1.2.  Describe and write functional interfaces

[Note]

Functional interfaces provide target types for lambda expressions and method references. Each functional interface has a single abstract method (SAM), called the functional method for that functional interface, to which the lambda expression's parameter and return types are matched or adapted.

All the existing single method interfaces like Runnable,Callable, Comparator, and ActionListener in the JDK 8 are now functional interfaces and lambdas can be used anywhere a single abstract method interface is used.

@FunctionalInterface annotation

Java 8 have introduced a new annotation @FunctionalInterface to mark an interface as such. It's basically to communicate intent but also allows the compiler to do some additional checks.

[Warning]

The @FunctionalInterface annotation is optional, it is a "hint" for Java compiler.

For example, this interface compiles successfully:

public interface MyInterface {
}
					

But when you indicate that it should be a functional interface:

// Java 8 compiler fails
@FunctionalInterface
public interface MyInterface {
}
					

The compiler will raise an error as there is no abstract method. It says that "MyInterface is not a functional interface" as "no abstract method was found". It will also error if we try and add a second method:

// Java 8 compiler fails !
@FunctionalInterface
public interface MyInterface {
    void doIt();
    void doItNow();
}
					

Default methods in interfaces

In Java 8 interfaces support default and static methods. A default method is an instance method defined in an interface whose method header begins with the default keyword; it also provides a code body. Every class that implements the interface inherits the interface's default methods and can override them.

Since functional interface requires a single abstract method, this code will NOT compile, as it is invalid functional interface:

// Java 8 compiler fails !
@FunctionalInterface
public interface MyDefInterface {
    default void doIt() { /* cool implementation */ }
}
					

But this functional interface will compile successfully:

@FunctionalInterface
public interface MyDefInterface {
    default void doIt() { /* cool implementation */ }
    void doItNow(); // Single Abstract Method (SAM)
}
					

Static methods in interfaces

A static method is a method that's associated with the class in which it's defined, rather than with any object created from that class. Every instance of the class shares the static methods of the class. Java 8 also lets static methods be defined in interfaces where they can assist default methods.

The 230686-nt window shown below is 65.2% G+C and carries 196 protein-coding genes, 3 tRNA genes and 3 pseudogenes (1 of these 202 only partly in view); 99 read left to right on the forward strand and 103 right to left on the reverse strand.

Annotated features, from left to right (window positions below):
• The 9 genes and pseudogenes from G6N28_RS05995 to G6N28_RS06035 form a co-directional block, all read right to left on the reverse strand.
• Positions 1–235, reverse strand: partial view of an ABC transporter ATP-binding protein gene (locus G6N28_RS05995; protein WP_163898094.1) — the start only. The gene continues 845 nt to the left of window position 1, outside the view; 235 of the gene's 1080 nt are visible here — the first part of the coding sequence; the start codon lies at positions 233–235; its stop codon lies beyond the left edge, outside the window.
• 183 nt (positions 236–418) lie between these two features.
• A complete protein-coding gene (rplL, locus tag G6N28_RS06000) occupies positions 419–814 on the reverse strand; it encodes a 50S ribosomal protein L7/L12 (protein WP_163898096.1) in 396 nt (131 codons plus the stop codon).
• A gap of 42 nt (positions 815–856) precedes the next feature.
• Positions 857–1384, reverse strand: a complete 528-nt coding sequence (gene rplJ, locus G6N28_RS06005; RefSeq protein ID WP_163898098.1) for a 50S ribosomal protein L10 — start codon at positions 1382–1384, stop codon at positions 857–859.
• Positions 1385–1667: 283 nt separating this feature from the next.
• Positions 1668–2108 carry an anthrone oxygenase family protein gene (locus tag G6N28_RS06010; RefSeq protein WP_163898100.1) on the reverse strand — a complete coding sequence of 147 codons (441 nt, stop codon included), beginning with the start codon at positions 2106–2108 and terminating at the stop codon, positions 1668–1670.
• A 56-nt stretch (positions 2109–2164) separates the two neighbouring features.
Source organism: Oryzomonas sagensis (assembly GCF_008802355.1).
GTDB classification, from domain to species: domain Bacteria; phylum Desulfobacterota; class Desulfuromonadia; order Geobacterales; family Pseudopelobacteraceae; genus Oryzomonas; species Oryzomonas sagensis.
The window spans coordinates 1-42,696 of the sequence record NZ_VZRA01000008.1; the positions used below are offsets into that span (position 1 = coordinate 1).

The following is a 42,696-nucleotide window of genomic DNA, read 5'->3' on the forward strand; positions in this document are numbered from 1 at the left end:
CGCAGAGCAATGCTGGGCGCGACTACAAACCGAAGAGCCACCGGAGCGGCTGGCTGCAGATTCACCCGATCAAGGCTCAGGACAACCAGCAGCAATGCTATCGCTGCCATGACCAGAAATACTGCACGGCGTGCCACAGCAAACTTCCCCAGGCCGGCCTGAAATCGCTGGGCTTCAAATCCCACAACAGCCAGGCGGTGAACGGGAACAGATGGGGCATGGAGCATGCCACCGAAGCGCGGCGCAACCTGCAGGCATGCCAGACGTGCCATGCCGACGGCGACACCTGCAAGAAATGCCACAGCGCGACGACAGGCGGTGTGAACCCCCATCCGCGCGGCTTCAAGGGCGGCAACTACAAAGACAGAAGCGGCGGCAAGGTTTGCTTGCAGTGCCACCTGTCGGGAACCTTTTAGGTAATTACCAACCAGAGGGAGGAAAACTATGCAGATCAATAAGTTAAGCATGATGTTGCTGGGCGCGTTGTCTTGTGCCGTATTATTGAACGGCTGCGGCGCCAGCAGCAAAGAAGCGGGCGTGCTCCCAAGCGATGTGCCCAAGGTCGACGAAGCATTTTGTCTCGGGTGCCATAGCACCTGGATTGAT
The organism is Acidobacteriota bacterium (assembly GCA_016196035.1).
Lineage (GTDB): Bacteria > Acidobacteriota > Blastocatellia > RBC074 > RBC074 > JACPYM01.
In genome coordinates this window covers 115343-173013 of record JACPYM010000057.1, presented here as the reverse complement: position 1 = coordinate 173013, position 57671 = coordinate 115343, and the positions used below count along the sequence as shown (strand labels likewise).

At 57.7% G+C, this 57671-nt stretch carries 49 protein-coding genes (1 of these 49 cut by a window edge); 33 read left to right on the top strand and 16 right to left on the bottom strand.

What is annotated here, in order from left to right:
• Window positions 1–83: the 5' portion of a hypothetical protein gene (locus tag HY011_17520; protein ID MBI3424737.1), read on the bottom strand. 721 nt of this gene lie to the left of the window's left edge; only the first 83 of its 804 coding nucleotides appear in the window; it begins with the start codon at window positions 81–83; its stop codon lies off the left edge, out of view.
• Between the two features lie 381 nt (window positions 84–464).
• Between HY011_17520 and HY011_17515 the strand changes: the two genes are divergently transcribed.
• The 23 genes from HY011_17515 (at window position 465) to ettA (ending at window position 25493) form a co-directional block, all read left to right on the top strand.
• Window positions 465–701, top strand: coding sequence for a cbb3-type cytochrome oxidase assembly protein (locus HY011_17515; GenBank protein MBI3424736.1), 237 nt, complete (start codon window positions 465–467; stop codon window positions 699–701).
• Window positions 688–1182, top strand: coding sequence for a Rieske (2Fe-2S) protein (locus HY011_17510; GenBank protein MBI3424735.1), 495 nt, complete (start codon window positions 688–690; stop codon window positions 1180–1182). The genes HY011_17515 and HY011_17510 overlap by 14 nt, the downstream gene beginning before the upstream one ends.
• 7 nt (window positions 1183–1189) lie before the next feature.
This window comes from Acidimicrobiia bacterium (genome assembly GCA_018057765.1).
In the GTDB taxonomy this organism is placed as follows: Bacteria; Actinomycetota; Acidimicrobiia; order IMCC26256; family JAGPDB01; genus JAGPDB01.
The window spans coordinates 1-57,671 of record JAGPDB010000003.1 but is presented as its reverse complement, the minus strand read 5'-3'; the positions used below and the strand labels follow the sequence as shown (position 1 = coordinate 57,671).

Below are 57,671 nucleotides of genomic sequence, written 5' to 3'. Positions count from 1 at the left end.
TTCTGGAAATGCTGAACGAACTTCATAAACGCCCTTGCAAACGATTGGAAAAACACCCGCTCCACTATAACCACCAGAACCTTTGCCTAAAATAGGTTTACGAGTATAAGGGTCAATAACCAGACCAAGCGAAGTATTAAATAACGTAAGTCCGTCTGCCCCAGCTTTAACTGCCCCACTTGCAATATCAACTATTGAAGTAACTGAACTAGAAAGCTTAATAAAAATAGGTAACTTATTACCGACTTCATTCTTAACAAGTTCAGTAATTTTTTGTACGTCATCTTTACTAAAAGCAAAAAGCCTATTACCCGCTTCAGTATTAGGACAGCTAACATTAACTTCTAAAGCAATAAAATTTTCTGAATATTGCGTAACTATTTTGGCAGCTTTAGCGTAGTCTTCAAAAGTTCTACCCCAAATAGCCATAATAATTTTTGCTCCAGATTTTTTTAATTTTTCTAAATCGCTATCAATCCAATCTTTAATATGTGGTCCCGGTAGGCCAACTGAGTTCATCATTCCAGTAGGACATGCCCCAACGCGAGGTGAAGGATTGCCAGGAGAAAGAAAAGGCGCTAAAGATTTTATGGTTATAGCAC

Like static methods in classes, you specify that a method definition in an interface is a static method with the static keyword at the beginning of the method signature. All method declarations in an interface, including static methods, are implicitly public, so you can omit the public modifier.

When you implement an interface that contains a static method, the static method is still part of the interface and not part of the implementing class. For this reason, you cannot prefix the method with the class name. Instead, you must prefix the method with the interface name.

Since functional interface requires a single abstract method, this code will NOT compile, as it is invalid functional interface:

// Java 8 compiler fails !
@FunctionalInterface
public interface MyStatInterface {
    static void doIt() { /* cool implementation */ }
}
					

But this functional interface will compile successfully:

@FunctionalInterface
public interface MyStatInterface {
    static void doIt() { /* cool implementation */ }
    void doItNow();
}
					

Public methods of java.lang.Object in functional interfaces

If an interface declares an abstract method overriding one of the public methods of java.lang.Object, that also DOES NOT count toward the interface's abstract method count since any implementation of the interface will have an implementation from java.lang.Object or elsewhere.

For example, java.util.Comparator is a functional interface even though it declared two abstract methods:


package java.util;

@FunctionalInterface
public interface Comparator<T> {

    int compare(T o1, T o2);

    boolean equals(Object obj);

    ...
}

					

The reason is because one of these abstract methods - equals() - has signature identical to public method in java.lang.Object class.

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